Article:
The Spanwise Adaptive Wing project, or SAW, is focused on the use of a new lightweight material that allows aircraft to fold the outer portions of their wings to reach optimal levels of aerodynamic form during flight. This capability allows for leveraging wind gusts that could otherwise hamper airspeeds.
In past research, the ability to fold wings in flight has been dependent on heavy and bulky conventional motors and hydraulic systems, which can be cumbersome and less efficient. The SAW project makes use of a shape memory alloy that is built into an actuator on the aircraft. It’s designed to move the outer portion of an aircraft's wings without the strain of a heavy hydraulic system. The weight savings is estimated to be as high as 80 percent over traditional systems.
A recent series of flight tests demonstrated the material's ability to fold the wings between zero and 70 degrees up and down during flight. Looking long-term, using this material on commercial airliners could help improve maneuverability by relying less on heavy mechanical components such as the tail rudder. This advancement could also improve fuel efficiency. For fighter jets, this technology could allow pilots to fold wing tips downward and use wind gusts to increase speed and handling while reducing drag.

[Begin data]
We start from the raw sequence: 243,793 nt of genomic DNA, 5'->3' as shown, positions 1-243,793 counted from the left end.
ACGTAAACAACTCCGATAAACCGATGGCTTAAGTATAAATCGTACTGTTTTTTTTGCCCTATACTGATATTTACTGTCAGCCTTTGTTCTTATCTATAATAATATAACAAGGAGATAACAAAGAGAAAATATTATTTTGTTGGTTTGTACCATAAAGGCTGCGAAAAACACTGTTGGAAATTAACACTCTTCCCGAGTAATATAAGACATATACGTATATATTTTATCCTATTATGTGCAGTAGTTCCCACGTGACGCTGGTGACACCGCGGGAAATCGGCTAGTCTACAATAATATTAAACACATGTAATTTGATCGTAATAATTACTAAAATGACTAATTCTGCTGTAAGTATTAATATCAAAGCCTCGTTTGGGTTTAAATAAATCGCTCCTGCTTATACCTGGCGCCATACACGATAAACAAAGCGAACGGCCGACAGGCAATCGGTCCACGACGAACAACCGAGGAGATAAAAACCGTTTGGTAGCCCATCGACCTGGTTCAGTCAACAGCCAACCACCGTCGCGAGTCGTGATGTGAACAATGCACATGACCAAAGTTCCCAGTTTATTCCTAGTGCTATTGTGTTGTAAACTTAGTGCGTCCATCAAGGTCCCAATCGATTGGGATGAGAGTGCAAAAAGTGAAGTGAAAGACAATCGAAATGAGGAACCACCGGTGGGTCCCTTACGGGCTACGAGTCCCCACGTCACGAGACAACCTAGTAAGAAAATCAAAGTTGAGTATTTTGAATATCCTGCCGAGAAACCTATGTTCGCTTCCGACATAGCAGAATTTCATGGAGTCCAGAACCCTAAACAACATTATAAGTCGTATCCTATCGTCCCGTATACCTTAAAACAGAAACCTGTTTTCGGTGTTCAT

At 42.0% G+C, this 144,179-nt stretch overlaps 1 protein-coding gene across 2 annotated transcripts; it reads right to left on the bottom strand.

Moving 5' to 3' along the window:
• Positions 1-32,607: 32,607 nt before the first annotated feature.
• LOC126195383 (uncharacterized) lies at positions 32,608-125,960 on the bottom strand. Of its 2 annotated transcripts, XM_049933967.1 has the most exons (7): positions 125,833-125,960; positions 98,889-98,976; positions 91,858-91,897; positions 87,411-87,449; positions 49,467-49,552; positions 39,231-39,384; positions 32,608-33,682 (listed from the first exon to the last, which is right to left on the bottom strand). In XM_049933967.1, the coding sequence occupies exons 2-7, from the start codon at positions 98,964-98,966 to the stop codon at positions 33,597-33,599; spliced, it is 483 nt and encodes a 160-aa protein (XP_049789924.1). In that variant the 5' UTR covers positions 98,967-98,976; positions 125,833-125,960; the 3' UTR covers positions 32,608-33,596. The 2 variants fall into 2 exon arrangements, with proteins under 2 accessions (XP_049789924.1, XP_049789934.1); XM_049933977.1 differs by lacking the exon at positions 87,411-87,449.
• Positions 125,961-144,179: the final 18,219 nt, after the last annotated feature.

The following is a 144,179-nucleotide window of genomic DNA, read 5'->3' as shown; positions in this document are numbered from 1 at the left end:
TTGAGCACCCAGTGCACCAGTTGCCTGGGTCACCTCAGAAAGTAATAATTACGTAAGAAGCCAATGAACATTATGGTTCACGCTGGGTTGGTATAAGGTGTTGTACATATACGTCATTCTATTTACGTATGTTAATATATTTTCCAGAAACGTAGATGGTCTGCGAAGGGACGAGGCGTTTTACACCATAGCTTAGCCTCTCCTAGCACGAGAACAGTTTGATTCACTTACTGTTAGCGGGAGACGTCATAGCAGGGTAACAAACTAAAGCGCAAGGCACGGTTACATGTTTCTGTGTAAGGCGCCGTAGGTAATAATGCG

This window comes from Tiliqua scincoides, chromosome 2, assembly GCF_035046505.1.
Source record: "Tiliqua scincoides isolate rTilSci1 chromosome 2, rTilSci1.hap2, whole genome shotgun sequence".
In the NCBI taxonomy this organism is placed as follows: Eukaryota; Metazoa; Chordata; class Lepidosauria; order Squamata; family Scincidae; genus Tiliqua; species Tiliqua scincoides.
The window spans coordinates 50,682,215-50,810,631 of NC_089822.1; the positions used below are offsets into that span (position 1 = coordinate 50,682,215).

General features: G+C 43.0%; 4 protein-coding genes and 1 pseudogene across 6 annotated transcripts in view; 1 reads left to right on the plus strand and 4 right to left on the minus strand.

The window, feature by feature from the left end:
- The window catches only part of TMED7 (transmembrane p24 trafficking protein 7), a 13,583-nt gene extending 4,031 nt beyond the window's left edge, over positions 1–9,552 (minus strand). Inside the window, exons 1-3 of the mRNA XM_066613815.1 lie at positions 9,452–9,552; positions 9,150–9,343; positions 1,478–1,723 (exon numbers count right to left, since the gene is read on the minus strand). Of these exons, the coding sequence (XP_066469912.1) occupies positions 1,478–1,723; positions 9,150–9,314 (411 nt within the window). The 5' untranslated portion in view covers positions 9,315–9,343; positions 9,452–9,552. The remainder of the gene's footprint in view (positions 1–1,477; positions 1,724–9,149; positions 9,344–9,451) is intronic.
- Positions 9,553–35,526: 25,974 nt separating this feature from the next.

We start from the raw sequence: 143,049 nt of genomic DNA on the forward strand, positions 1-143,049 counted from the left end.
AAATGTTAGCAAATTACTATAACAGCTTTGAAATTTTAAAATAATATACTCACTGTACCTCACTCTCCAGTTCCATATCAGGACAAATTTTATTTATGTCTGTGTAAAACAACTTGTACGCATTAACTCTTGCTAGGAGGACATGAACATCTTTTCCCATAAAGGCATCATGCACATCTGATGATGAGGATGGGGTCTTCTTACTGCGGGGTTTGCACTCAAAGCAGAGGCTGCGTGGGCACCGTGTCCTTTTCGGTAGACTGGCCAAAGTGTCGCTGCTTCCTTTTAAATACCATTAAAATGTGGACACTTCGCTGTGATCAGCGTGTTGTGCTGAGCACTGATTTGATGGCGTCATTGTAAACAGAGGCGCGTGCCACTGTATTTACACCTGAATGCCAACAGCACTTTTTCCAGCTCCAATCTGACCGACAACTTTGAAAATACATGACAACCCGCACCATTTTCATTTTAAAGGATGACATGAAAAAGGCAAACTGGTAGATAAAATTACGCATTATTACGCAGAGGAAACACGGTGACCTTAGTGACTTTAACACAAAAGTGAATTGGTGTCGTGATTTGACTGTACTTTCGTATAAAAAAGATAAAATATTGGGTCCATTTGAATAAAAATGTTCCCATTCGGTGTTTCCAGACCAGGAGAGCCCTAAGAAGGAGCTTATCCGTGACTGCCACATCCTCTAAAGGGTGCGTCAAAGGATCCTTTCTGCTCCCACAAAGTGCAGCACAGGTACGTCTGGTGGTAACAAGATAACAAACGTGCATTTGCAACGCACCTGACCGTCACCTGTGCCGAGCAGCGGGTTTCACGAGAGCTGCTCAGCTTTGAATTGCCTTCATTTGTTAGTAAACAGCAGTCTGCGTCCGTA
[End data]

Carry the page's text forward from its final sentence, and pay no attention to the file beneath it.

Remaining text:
The shape memory alloy is triggered by temperature and works by using thermal memory in a tube to move and function. Upon being heated, the alloy would activate a twisting motion in the tubes, which ultimately moves the wing's outer portion up or down.
SAW is an effort within NASA's Convergent Aeronautic Solutions project under the agency's Aeronautics Research Mission Directorate. Also playing a key role in the tests were Langley Research, Boeing Research and Technology, and Area-I, Inc.